The rail side ought to benefit from infrastructure spending and has a £61 million pipeline of work. In the 2009 recession, the group (then more oriented to lorries) defied its shares falling from 180p to about 70p during the 2008 financial crisis; its continuing operations' turnover nearly trebled and the shares had rebounded by spring 2010.

However, that October, management had to trim earnings guidance by 8% as public spending cuts and the VAT increase weighed. The group sold a controlling stake in the lorry operation in 2014 and, while it would seem possible to divest fully, Stobart Biomass lorries look to be increasing. In the last recession, two-thirds of the trucks carrying food and drink probably helped mitigate the downturn.

Buying the stock, therefore, requires some leap of faith, yet one the deputy CEO judges worth taking. While the strategy has long-term potential, sustainable growth figures are yet to show through. However, affirming forecasts means they may start to with prelims on 11 May.

The board also has a canny record sustaining a useful dividend that defies scepticism. So the prize is re-based earnings growth backed by yield and to some extent tangible assets, able to reward long-term buyers again. Prelims should provide further scope to assess upside.

Stobart Group - financial summary               Consensus Estimates
year ended 28 Feb     2012 2013 2014 2015 2016 2017 2018
Turnover (£ million)     492 76.8 99.2 117 127
IFRS3 pre-tax profit (£m)     29.2 3.0 -10.2 -9.4 10.0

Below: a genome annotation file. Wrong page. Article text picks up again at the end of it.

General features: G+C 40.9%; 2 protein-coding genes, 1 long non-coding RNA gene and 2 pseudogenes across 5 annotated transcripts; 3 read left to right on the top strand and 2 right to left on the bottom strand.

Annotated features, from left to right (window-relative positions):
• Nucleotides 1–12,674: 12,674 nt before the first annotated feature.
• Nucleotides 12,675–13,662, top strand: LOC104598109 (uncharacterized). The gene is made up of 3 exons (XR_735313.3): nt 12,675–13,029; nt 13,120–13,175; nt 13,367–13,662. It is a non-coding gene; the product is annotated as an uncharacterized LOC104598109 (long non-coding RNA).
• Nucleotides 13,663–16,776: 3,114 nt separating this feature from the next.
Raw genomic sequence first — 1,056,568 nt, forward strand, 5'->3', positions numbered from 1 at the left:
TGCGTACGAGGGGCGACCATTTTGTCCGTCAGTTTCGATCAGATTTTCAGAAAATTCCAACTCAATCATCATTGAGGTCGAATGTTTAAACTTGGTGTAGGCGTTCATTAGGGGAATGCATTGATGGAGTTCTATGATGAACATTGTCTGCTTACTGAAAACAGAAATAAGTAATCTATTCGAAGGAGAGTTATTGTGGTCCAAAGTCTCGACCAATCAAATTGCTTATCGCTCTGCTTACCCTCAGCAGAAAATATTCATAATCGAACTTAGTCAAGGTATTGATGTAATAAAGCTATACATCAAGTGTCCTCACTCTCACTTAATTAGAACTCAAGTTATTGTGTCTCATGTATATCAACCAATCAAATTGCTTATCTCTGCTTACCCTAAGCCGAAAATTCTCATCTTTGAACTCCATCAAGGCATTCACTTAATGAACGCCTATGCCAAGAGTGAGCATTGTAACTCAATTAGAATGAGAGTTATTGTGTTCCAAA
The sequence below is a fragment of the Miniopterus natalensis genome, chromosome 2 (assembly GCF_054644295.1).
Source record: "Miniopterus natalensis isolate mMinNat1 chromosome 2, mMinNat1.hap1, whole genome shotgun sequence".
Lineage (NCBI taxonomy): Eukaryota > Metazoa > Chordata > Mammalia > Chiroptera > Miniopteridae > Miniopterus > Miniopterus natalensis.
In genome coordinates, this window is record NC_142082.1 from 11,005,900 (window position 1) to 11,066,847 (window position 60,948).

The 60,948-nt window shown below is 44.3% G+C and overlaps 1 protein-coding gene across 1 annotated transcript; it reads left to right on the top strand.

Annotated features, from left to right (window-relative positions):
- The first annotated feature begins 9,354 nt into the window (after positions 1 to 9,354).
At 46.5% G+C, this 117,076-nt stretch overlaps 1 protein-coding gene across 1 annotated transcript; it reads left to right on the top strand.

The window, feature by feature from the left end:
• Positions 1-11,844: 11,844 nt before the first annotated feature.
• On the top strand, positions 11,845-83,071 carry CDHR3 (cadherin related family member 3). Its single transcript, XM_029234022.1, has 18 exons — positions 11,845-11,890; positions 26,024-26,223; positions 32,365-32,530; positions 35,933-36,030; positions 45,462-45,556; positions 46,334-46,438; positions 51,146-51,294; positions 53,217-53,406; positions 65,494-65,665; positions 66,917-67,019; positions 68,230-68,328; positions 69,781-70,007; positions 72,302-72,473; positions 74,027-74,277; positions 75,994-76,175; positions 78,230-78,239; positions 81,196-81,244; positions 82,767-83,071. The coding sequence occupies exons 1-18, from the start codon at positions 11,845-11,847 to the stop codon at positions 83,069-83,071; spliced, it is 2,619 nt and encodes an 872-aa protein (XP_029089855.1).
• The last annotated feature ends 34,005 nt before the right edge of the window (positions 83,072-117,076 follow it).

Normalised pre-tax profit (£m)     21.5 6.6 -2.2 -7.1 9.5 23.0 30.3
Operating margin (%)     4.0 20.3 8.8 -8.8 1.7
IFRS3 earnings/share (p)     8.5 1.0 -3.1 -2.4 2.7
Normalised earnings/share (p)     5.2 1.4 -1.8 -1.7 2.0 5.5 7.4
Earnings per share growth (%)     -43.3 -74       182 34.2
Price/earnings multiple (x)             103 36.5 27.2
Annual average historic P/E (x)       71.4 103   69.3 61.7
Cash flow/share (p)     16.3 2.4 7.1 -4.3 0.5
Capex/share (p)     15.0 6.1 -0.6 -9.7 9.3
Dividend per share (p)     6.0 6.0 6.0 6.0 6.0 11.2 12
Dividend growth (%)               87.4 6.7
Yield (%)             3.0 5.6 6.0
Covered by earnings (x)     1.0 0.2     0.3 0.5 0.6
Net tangible assets per share (p)     54.3 50.6 98.3 88.4 87.5
Source: Company REFS                  

This article is for information and discussion purposes only and does not form a recommendation to invest or otherwise. The value of an investment may fall. The investments referred to in this article may not be suitable for all investors, and if in doubt, an investor should seek advice from a qualified investment adviser.